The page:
Sixty years of motor-car production is a proud achievement and to celebrate the Diamond Jubilee of the Standard Motor Company it was appropriate that the Register should gather at the factory in Coventry on June 22nd as a reminder of the longevity of the marque, proving that not only the name, but many of the cars themselves, can survive the years.
On the morning of the event the 1907 30-h.p. Standard, carefully polished by a brace of apprentices, took its appointed place at the head of the line of cars. One of the first arrivals was the 1928 8.9-h.p. Falmouth saloon, newly re-covered in red fabric, driven from Norfolk by Clifford Gott. Vintage Standards were soon arriving from all directions in rapid succession, including Sam Wilson from Derby, the latest Register recruit with the 1930 9.9-h.p. Teignmouth which he has owned for more than twenty years. Dwarfing the other cars was the 1913 20-h.p. Humboldt cabriolet which arrived from Kendal in the hands of Garnett Davies—a delightful surprise, as there had been some doubt about the arrival of the splendid vehicle. John Johnson from Scarborough made his usual punctual arrival in the Selby tourer, having covered 262 miles to reach the start, thus winning the Distance Award for the third year in succession.
A heavy shower sent members scuttling to the shelter of their cars but this did not delay the start of the driving tests, which were marshalled by enthusiastic members of the Headquarters Branch of the S.T.A.A. Frank Callis was neat with the 1919 SLS 2-seater, just failing to gain an award, whilst the two Davids, Newbury and Howard, settled for second and third places behind Edward Foulds in his 1930 9.9-h.p. Selby, who manoeuvred with complete assurance. Ian Hall, with the Avon Special, performed better this year and was happy to hand over the Wooden Spoon to David Harper, who was appearing for the first time with his 1921 SLO model 2-seater.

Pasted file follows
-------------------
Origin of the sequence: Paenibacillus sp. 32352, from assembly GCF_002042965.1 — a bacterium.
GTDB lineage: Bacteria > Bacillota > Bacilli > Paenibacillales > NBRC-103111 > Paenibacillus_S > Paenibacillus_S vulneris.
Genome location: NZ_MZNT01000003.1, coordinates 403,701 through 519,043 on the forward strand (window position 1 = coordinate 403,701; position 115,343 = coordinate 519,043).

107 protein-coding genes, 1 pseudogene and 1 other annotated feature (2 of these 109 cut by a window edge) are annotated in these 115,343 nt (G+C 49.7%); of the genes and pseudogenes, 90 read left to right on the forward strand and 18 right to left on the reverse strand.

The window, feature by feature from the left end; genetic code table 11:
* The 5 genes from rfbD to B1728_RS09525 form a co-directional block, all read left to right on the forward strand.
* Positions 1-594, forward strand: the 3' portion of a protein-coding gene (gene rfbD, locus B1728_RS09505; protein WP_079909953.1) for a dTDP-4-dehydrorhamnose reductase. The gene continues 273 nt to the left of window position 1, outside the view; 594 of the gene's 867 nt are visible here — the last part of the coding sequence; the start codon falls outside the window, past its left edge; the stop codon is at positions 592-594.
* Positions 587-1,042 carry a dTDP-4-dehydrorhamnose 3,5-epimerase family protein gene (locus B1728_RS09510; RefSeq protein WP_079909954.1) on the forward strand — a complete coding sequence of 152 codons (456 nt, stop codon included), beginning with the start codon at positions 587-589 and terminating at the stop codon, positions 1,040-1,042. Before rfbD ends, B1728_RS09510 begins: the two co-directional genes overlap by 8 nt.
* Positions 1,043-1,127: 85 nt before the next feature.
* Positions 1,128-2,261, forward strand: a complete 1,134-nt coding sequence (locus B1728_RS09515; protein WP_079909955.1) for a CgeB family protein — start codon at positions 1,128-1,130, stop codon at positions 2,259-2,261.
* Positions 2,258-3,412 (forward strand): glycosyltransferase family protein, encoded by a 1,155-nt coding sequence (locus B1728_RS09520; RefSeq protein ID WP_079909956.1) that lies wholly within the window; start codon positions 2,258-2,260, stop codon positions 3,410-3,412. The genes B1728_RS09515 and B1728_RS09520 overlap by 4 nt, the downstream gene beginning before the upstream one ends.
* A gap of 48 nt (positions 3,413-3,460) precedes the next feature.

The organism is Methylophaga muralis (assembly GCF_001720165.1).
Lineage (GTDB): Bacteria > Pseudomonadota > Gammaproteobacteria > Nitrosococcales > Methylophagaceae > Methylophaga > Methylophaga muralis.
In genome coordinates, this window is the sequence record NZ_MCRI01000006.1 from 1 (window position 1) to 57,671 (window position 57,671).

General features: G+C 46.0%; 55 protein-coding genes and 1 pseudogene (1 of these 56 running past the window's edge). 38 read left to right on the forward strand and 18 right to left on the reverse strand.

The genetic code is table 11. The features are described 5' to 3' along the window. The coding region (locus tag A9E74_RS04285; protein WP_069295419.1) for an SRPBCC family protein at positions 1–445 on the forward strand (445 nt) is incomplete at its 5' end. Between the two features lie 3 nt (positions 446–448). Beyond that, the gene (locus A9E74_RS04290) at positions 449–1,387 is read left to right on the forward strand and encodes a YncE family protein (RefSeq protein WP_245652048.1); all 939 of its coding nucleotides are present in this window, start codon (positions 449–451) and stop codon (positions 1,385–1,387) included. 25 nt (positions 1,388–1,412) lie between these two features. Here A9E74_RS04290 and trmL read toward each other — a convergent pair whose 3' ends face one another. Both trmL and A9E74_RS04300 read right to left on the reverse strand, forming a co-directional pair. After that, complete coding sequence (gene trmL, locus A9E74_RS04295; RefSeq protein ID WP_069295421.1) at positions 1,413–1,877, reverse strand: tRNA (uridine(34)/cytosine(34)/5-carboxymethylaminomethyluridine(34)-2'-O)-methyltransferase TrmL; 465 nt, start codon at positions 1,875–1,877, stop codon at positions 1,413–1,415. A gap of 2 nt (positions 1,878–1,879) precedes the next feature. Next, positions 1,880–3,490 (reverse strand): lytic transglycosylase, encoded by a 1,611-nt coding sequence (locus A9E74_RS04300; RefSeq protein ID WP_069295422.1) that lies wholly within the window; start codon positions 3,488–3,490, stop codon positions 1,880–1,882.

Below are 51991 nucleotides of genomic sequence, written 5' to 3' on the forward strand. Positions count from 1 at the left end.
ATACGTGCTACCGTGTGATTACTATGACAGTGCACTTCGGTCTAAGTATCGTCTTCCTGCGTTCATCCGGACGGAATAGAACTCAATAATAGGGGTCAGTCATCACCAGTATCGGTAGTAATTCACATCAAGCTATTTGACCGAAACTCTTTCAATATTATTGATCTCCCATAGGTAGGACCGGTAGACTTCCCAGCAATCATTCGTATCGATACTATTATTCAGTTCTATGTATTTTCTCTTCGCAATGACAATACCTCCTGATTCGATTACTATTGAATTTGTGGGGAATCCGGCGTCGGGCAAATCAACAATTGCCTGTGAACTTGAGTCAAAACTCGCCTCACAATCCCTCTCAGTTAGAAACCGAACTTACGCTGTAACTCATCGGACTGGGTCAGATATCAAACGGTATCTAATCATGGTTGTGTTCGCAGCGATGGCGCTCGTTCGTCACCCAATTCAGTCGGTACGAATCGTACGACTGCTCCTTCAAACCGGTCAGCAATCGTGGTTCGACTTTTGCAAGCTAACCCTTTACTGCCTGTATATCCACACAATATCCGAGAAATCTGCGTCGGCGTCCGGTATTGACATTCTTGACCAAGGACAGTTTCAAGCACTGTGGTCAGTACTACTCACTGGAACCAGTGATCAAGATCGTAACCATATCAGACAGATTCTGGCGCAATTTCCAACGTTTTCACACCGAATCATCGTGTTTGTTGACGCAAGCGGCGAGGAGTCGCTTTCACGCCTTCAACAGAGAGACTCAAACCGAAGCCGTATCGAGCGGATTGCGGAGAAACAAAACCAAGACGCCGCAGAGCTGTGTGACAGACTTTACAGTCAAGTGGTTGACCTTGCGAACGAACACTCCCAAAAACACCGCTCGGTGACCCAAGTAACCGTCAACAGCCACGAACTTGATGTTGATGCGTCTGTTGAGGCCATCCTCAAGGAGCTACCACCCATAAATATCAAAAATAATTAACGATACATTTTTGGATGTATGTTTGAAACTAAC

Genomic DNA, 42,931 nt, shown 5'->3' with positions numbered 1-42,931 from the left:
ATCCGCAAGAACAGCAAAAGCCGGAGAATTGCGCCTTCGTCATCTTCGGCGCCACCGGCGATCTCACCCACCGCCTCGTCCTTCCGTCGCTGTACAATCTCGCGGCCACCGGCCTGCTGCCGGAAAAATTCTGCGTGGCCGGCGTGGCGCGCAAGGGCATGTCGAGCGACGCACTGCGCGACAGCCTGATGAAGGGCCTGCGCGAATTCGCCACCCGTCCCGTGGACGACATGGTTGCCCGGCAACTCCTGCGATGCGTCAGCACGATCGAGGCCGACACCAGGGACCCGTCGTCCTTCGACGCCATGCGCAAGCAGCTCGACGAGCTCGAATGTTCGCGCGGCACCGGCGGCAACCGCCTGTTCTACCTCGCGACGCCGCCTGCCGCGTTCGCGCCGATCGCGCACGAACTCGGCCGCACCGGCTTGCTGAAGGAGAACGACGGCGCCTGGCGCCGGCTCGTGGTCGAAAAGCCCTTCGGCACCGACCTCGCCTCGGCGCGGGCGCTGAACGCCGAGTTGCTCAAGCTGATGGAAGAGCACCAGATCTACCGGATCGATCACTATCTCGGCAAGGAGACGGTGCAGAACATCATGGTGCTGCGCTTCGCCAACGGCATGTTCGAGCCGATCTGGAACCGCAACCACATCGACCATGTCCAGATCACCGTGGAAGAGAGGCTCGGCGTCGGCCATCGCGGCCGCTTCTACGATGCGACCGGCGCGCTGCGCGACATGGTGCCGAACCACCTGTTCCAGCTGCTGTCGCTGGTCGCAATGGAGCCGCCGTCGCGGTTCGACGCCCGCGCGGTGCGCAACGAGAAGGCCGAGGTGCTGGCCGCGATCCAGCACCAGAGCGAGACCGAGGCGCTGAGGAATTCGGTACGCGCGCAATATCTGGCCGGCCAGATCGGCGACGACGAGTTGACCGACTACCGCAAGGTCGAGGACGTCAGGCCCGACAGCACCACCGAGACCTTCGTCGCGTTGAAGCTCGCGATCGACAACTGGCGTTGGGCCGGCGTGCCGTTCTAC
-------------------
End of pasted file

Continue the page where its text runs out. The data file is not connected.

Members of the Pre-1940 Triumph Owners’ Club undertook the same series of Driving Tests and their section was won by Glyn Lancaster-Jones, a student from Manchester University, driving a 1930 Triumph Vitesse. Star attractions amongst the Triumphs were Jim Poole’s 1938 Vitesse and the stately 1928 Light Fifteen saloon, one of the first cars made with four-wheel hydraulic brakes, bought from St. Albans by Michael Cooke.
Addressing the members after lunch, the Registrar, Mr. J. R. Davy, revealed that, so far, 134 pre-1931 cars are on the Register, but chastised some local owners for failing to keep in regular contact, pointing out that very often more news of activities came from New Zealand than from, say, Nuneaton. In the post-luncheon Concours d’Elegance, judged by Cyril Scott, Curator Of the Herbert Museum, Coventry, the first prize went to John Butterworth with his 1913 9.5-h.p. Standard Rhyl 2-seater, which had been the subject of much admiration and not a little envy throughout the rally. At the informal prize-giving, after the Concours, the Registrar presented awards to winners in each event, and the award for the Best Overall Performance went to Edward Foulds for his win in the Driving Tests, second on Distance and third in the Concours d’Elegance.
Rejoined by the Pre-1940 Triumph Owners’ Club and the Triumph Roadster Club, who were also in attendance, all cars returned to the factory in a Grand Cavalcade comprising more than fifty vehicles. Upon arrival the S.T.A.A. Challenge Driving Tests for modern Standard Triumph cars were interrupted as each car was introduced to the spectators, and, later, Register members visited the Diamond Jubilee Exhibition.
Overall Winner: E. Foulds (1950 9.9-h.p. Selby).
Driving Tests: 1st: E. Foulds (1930 9.9-h.p. Selby); 2nd: D. A. Newbury (1929 9.9-h.p. tourist coupé); 3rd: D. C. H. Howard (1924 11.4-h.p. Kenilworth); Wooden Spoon: King & Harper Limited (Driver: D. N. Harper) (1921 11.6-h.p. SLO 2-seater).
Concours d’Elegance: 1st: J. A. Butterworth (1913 9.5-h.p. Rhyl); 2nd: D. C. H. Howard (1924 11.4-h.p. Kenilworth); 3rd: E. Foulds (1930 9.9-h.p. Selby).
Distance Awards: 1st: J.O. Johnson (262 miles) (1930 9.9-h.p. Selby); 2nd: E. Foulds (176 miles) (1930 9.9-h.p. Selby); 3rd: Loxhams Garages Limited (Driver: G. Davis) (172 miles) (1913 20-h.p. Humboldt cabriolet).
Pre-1940 Triumph Owners’ Club:
Driving Tests: 1st: Glyn Lancaster-Jones (1930 2-litre 15.95-h.p. Vitesse saloon; 2nd: A. C. Cook (1938 13.95-h.p. Triumph Dolomite 14/60); 3rd: Jim Poole (1936 13.95-h.p. Triumph Vitesse); Wooden Spoon: Mrs. Nora Othick (1934 9.53-h.p., 1,087-c.c. Triumph Gloria-Vitesse tourer).
Concours d’Elegance: Michael Cooke (1928 15-h.p., 2,169-c.c. Triumph Light 15).